UK: PhD Studentship in Sexual Selection and Local Adaptation to the Environment at University of Exeter

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Studentships will be awarded on the basis of merit and will commence in September 2014. For eligible students the award will cover UK/EU tuition fees and an annual stipend (in 2013/14 this was £13,726 for full-time students, pro rata for part-time students) for three and a half years.


Prof. Tom Tregenza, College of Life and Environmental Sciences, University of Exeter
Prof. Daniel Robert, School of Biological Sciences, University of Bristol
Dr Jon Bridle, School of Biological Sciences, University of Bristol

Project description:  The role of sexual selection in adaptation to the environment is poorly understood. A particular focus of current theory is that, contrary to the traditional view, sexual selection may actually accelerate adaptation. If males that are well adapted to the environment are more attractive to females, then genes that contribute to his adaptation will proliferate both through natural and sexual selection. The student will test this key hypothesis through an interdisciplinary combination of evolutionary ecological, and biophysical experiments to provide insights into the fundamental question of why sexual reproduction is so prevalent.

The student will use field crickets (Gryllus campestris) as a model system to test the hypothesis that male acoustic signals (a prominent display trait of crickets and numerous other animals) provide females with information about well adapted to their local environment those particular males are. The major inter-disciplinary leap of this project will be the combination of Evolutionary Ecology (Tregenza and Bridle) and Bionanoscience (Robert). We have pilot data showing that diet influences male condition, such that males fed a high quality diet resemble males that are well adapted to the environment (and hence able to secure resources). The student will begin with laboratory studies using manipulations of diet and quantification of song traits. They will then determine whether females prefer males that are in good condition using standard playback response protocols. Direct measurements of the mechanical responses of the ears of female crickets will be used to examine the extent to which females can differentiate among males and individual differences in female sensitivity to male calls, allowing us to examine variation in receivers as well as in signallers.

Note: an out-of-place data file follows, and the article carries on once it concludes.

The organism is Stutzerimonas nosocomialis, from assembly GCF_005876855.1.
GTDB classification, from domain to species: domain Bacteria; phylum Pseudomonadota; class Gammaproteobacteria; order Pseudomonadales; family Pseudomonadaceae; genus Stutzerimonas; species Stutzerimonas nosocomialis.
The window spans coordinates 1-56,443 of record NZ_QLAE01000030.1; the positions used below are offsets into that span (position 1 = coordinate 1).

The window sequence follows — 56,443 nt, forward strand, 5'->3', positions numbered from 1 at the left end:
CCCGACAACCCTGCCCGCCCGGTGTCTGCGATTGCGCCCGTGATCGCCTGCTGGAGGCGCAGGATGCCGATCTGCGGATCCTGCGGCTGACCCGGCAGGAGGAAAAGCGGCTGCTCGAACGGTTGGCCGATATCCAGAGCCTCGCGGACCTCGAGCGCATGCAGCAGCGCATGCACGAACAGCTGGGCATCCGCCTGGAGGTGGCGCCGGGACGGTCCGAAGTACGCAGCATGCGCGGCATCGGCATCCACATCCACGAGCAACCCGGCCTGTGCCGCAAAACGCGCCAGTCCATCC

The student will collect crickets from sites we have identified in Northern Spain from >1000m (cold climate) and <200m (warm) areas and carry out reciprocal transplants to enclosures in both types of site. The relative attractiveness of offspring from adults transplanted within their native climate zone will be compared with those transplanted between zones. This will allow a test of the prediction that local adaptation to climate means that females will prefer songs from males that are well adapted to the environment in which they have been raised. Physical measurements of the responses of female ears to sounds will allow us to examine genetic and environmental sources of variation in the mechanical responses of female ears to sound.

The closing date for applications is midnight Friday 10 January 2014. Interviews are expected to take place in February.

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